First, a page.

Smurfs: The Lost Village Review


Get lost before you go see Lost Village

Smurfs used to be a fun little Saturday morning cartoon to watch when I was a kid. Whether there was any great desire to see it a full length feature film…I’m not sure. I guess anything could be made into a film these days though. I missed the first two live action Smurf movies thankfully. I heard they were not that good. As a rebooted, animated film however, there seemed to be some potential to generate some interest in the youth market. It was sort of like Trolls in a way and kids love these movies. Going in as an adult viewer, I didn’t go in expecting much however. After watching the brilliance that was Your Name, Smurfs didn’t seem to have the same gravitas if you will. I just hoped I wouldn’t be utterly bored while I sat through it.

We start off by being introduced to the Smurfs village. The schtick with the Smurfs is that they are shallow and they name after everyone after their most basic characteristic. If you’re smart, you’re Brainy. If you’re clumsy, well…you get the clue. The only one who is not named by a behavioral characteristic, but rather her sex is Smurfette. She’s different from everyone else in that she is the only female Smurf. This leads to some deep contemplation about her very existence and also if there is anyone else out there like her. One day, a group of Smurfs including Smurfette go outside the village leading to an encounter with a mysterious being who is also Smurf-life. Before they can get back to their village however, Smurfette ends up in the clutches of their arch villain, wizard Gargamel. Gargamel derives strength from the consumption of Smurfs. He is able to find out that there is another Smurf village out there which he can capture. Smurfette is able to escape Gargamel’s clutches with the help of her friends but her guilt about exposing another possible Smurfs village leads her and her friends to seek out this village before Gargamel finds it.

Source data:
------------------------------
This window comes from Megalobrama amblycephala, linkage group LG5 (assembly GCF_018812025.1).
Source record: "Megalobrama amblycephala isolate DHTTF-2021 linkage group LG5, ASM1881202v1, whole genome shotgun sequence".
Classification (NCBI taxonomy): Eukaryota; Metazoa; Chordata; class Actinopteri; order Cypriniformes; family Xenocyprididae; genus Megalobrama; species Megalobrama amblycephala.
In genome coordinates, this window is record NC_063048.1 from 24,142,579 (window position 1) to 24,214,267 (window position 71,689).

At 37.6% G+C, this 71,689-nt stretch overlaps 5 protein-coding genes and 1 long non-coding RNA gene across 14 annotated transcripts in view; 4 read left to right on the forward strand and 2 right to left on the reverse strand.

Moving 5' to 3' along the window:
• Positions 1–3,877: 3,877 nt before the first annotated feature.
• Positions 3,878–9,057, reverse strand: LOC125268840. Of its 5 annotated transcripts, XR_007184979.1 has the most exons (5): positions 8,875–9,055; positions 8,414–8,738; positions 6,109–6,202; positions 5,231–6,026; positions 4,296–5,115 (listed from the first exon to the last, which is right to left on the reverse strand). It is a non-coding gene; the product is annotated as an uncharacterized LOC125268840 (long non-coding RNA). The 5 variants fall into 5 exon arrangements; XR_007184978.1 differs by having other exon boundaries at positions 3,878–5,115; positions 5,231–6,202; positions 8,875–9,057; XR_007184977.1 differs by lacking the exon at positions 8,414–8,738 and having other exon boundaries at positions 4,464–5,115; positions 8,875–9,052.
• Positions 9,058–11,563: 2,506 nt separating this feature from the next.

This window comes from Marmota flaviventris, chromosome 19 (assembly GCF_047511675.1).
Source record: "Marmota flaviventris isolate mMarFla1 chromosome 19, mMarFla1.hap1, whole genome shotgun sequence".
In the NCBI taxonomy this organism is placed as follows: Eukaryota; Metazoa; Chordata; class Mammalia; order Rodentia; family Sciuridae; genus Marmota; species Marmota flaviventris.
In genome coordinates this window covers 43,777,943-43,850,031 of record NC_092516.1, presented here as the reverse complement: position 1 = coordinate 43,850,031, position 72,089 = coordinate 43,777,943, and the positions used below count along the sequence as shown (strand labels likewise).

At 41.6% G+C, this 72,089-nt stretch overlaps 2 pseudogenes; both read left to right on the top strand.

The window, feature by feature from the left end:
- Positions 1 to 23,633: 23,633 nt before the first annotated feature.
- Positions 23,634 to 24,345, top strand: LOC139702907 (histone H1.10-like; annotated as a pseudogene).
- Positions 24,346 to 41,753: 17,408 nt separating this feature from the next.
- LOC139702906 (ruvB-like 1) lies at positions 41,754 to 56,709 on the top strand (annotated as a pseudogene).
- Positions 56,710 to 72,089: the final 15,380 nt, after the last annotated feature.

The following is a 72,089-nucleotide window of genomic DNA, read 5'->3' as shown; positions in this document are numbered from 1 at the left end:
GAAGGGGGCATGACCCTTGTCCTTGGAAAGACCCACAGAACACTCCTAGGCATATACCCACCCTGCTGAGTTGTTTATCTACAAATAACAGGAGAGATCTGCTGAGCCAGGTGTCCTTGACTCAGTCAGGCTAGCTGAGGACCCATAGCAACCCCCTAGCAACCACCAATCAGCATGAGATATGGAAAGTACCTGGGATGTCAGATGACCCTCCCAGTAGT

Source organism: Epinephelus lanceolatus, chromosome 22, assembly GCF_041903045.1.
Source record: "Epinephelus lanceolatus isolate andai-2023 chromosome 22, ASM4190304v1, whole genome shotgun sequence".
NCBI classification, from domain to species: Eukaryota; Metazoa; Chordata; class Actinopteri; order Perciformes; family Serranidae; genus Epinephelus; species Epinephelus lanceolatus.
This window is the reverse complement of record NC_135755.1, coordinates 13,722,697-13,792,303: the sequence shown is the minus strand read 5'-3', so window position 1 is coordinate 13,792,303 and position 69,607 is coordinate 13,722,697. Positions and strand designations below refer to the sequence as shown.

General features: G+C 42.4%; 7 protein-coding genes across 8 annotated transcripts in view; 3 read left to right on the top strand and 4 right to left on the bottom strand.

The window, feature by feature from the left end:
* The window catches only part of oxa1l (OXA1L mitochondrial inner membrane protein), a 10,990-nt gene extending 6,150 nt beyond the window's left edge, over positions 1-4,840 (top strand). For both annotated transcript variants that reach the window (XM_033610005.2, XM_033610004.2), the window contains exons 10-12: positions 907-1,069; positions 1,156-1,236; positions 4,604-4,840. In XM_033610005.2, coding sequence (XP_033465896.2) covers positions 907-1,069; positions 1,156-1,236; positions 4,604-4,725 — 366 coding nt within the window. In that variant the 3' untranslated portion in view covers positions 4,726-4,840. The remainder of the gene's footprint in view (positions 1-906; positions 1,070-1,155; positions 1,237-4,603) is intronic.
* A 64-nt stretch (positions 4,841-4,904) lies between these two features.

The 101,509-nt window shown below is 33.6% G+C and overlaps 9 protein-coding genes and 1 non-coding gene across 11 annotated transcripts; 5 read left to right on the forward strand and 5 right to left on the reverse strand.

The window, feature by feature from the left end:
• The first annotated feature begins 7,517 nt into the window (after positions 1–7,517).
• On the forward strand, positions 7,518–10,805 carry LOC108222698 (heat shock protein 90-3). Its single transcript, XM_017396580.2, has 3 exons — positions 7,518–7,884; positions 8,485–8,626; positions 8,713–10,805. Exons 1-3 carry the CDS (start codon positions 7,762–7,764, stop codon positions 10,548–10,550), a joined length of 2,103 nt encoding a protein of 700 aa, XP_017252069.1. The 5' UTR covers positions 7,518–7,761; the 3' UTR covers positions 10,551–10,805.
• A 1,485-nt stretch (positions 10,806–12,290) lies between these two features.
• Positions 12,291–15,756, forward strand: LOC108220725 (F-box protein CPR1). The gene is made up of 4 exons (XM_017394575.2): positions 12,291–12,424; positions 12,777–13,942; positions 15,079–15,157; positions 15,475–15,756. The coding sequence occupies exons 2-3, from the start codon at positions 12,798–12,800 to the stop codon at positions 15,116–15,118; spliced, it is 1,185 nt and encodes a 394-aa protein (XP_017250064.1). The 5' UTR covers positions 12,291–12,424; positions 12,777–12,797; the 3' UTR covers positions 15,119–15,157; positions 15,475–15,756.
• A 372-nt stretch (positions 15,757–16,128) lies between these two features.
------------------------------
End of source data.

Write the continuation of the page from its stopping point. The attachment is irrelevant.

The plot seems more complicated on paper when written out but trust me, its not. Before I go into what doesn’t work, lets review what does. The animation is pretty solid here. There are some fantastic visuals here that are conceived in this Smurfs universe along with some cool creatures. This was fun to see. Gargamel’s cat Azrael is a truly charismatic character. His moments in this movie were easily the best parts. In terms of voice acting, Demi Lovato was sufficient as Smurfette. Rainn Wilson and Joe Mangianello were pretty funny as Gargamel and Hefty respectively. This is a short movie for the most part so that’s also a plus.

The fact that this is only 91 minutes underscores the fact that this movie seems a lot longer however. After the initial introductions, I was ready for it to be over. The jokes are fairly shallow. They appeal to children, whom this movie is clearly made for, which is fine. However, parents will easily lose interest towards the middle. The resolution to this film is also is very predictable which I guess should be expected. We are bombarded with constant yelling as well throughout this movie which gets annoying after the first couple moments of this.

I understand that this is your basic, generic, cookie cutter kid’s movie. On that note, it will work because children can be easily entertained with stuff like this. For those older viewers who appreciate animation and expect a little more out of your animated films, go watch Your Name. If you’re a parent deciding between this or Boss Baby, I’d go with Boss Baby.

Grade: C



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